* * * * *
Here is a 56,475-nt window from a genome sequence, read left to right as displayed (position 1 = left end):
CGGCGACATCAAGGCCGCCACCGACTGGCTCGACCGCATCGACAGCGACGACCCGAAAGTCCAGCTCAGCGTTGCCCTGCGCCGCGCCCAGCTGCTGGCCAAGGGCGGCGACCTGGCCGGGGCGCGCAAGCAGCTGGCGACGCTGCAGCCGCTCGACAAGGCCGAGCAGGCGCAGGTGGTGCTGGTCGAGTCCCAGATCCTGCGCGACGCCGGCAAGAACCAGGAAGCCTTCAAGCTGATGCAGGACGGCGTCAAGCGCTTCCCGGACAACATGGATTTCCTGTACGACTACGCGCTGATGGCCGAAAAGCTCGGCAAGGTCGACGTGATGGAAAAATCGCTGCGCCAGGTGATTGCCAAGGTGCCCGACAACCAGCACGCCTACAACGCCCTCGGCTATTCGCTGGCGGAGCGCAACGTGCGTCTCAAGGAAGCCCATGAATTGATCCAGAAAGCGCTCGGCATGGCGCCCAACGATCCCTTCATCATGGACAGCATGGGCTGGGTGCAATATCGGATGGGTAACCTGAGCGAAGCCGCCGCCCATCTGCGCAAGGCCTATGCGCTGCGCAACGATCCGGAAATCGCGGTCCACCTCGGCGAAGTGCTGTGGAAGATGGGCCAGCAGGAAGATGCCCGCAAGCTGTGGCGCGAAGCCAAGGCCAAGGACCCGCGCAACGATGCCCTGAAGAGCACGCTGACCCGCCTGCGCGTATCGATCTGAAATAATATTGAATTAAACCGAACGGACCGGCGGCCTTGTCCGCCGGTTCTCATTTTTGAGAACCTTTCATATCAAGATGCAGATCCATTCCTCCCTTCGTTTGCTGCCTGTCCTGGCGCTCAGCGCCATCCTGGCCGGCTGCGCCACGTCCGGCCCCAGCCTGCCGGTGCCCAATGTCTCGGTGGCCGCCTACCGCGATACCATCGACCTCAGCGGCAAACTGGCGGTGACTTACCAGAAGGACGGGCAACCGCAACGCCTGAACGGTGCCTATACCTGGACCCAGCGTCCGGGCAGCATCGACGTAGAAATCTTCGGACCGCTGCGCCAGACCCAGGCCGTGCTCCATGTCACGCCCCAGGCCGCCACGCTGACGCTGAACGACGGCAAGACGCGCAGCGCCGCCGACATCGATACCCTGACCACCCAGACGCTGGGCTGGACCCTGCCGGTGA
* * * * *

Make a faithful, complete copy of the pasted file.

Here is a 56,475-nt window from a genome sequence, read left to right as displayed (position 1 = left end):
CGGCGACATCAAGGCCGCCACCGACTGGCTCGACCGCATCGACAGCGACGACCCGAAAGTCCAGCTCAGCGTTGCCCTGCGCCGCGCCCAGCTGCTGGCCAAGGGCGGCGACCTGGCCGGGGCGCGCAAGCAGCTGGCGACGCTGCAGCCGCTCGACAAGGCCGAGCAGGCGCAGGTGGTGCTGGTCGAGTCCCAGATCCTGCGCGACGCCGGCAAGAACCAGGAAGCCTTCAAGCTGATGCAGGACGGCGTCAAGCGCTTCCCGGACAACATGGATTTCCTGTACGACTACGCGCTGATGGCCGAAAAGCTCGGCAAGGTCGACGTGATGGAAAAATCGCTGCGCCAGGTGATTGCCAAGGTGCCCGACAACCAGCACGCCTACAACGCCCTCGGCTATTCGCTGGCGGAGCGCAACGTGCGTCTCAAGGAAGCCCATGAATTGATCCAGAAAGCGCTCGGCATGGCGCCCAACGATCCCTTCATCATGGACAGCATGGGCTGGGTGCAATATCGGATGGGTAACCTGAGCGAAGCCGCCGCCCATCTGCGCAAGGCCTATGCGCTGCGCAACGATCCGGAAATCGCGGTCCACCTCGGCGAAGTGCTGTGGAAGATGGGCCAGCAGGAAGATGCCCGCAAGCTGTGGCGCGAAGCCAAGGCCAAGGACCCGCGCAACGATGCCCTGAAGAGCACGCTGACCCGCCTGCGCGTATCGATCTGAAATAATATTGAATTAAACCGAACGGACCGGCGGCCTTGTCCGCCGGTTCTCATTTTTGAGAACCTTTCATATCAAGATGCAGATCCATTCCTCCCTTCGTTTGCTGCCTGTCCTGGCGCTCAGCGCCATCCTGGCCGGCTGCGCCACGTCCGGCCCCAGCCTGCCGGTGCCCAATGTCTCGGTGGCCGCCTACCGCGATACCATCGACCTCAGCGGCAAACTGGCGGTGACTTACCAGAAGGACGGGCAACCGCAACGCCTGAACGGTGCCTATACCTGGACCCAGCGTCCGGGCAGCATCGACGTAGAAATCTTCGGACCGCTGCGCCAGACCCAGGCCGTGCTCCATGTCACGCCCCAGGCCGCCACGCTGACGCTGAACGACGGCAAGACGCGCAGCGCCGCCGACATCGATACCCTGACCACCCAGACGCTGGGCTGGACCCTGCCGGTGA